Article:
Coagulase Negative Staphylococci Causing Subclinical Mastitis in Sheep: Prevalence, Phenotypic and Genotypic Characterization

Document Type : Original Article


1 Bacteriology,Mycology and Immunology Department; Faculty of Veterinary Medicine; Beni-Suef University; Beni-Suef; Egypt

2 Animal Health Research Institute, Dokki, Egypt.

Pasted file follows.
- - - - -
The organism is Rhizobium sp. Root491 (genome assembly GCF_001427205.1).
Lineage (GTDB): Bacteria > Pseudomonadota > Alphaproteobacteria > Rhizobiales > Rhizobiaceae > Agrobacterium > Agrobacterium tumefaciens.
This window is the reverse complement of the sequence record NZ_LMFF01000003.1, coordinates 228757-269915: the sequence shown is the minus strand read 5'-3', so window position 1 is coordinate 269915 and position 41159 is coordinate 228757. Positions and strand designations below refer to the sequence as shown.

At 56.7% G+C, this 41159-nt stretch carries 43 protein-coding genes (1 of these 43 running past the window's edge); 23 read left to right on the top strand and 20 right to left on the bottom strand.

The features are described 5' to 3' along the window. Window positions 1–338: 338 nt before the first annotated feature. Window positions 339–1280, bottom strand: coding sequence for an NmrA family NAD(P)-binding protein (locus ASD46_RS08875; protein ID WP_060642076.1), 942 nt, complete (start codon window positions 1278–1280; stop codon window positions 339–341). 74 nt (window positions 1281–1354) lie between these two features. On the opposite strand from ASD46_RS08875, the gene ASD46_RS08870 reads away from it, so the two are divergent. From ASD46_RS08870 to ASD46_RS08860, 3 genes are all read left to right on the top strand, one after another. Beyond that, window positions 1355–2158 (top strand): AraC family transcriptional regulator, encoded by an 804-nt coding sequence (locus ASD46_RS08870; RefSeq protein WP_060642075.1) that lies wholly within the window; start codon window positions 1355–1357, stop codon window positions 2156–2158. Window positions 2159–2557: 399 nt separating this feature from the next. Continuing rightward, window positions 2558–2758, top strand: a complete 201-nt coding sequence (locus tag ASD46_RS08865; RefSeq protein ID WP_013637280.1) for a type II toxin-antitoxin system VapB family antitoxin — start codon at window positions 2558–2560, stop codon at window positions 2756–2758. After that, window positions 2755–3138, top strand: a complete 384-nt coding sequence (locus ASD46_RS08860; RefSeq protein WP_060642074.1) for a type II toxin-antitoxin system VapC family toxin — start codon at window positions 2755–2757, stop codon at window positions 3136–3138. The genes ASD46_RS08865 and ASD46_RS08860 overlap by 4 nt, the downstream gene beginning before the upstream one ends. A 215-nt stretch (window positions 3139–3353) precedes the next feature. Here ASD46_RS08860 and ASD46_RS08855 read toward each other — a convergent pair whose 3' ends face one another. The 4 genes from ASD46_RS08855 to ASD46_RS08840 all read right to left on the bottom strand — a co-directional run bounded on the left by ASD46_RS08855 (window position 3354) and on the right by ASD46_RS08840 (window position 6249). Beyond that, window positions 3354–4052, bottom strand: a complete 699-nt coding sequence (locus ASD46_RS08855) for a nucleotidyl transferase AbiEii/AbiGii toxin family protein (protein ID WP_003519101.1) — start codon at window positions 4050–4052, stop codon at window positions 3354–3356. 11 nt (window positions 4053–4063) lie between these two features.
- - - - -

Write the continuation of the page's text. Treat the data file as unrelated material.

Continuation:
Subclinical mastitis (SCM) is one of the most prevalent diseases affecting dairy animals and hindering the development of animal production sector worldwide. Staphylococci are the most significant causative bacterial pathogens in both clinical and subclinical cases. The present study aimed to investigate the prevalence of SCM among sheep detecting the prevalence of coagulase negative staphylococci (CNS) and studying some of their phenotypic and genotypic characters. A total of 145 individual half milk samples (HMSs) were collected aseptically from 75 apparently healthy ewes and examined. The prevalence of SCM based on California Mastitis Test (CMT) was 29.3 and 21.4% at sheep and udder HMSs levels, respectively. The prevalence of CNS in subclinically mastitic sheep was investigated in 31 (25.8%) HMSs. Identification of CNS isolates revealed that, S. epidermidis was the most prevalent (37.5%) followed by S. xylosus (25%) and each of S. simulans, S. chromogenes and S. haemolyticus (12.5%). The results of in-vitro antimicrobial susceptibility of CNS isolates against 12 antimicrobial agents showed high resistance against ampicillin, amoxicillin-clavulanic acid, cefoxitin and cefotaxime. Meanwhile, high susceptibilities were recorded against ciprofloxacin, levofloxacin, florophenicol, vancomycin, doxycycline, clindamycin, gentamicin and sulfamethoxazole-trimethoprim. The haemolytic activity and biofilm formation on CRA medium were investigated in all isolates. The haemolytic activity was detected in 75% of isolates meanwhile 62.5% of isolates were biofilm formers. The results of genotypic detection of mecA and blaZ resistance genes and icaD biofilm coding gene using PCR showed that they were detected in 80, 60 and 60% of the tested isolates, respectively. It was concluded that CNS isolates were the most prevalent causes of ovine SCM and the existence of high percentages of antimicrobials resistance as well as resistance and virulence genes represent risk factors and public health hazards and possible danger of lateral transfer of resistance genes to other microorganisms in both animals and humans.


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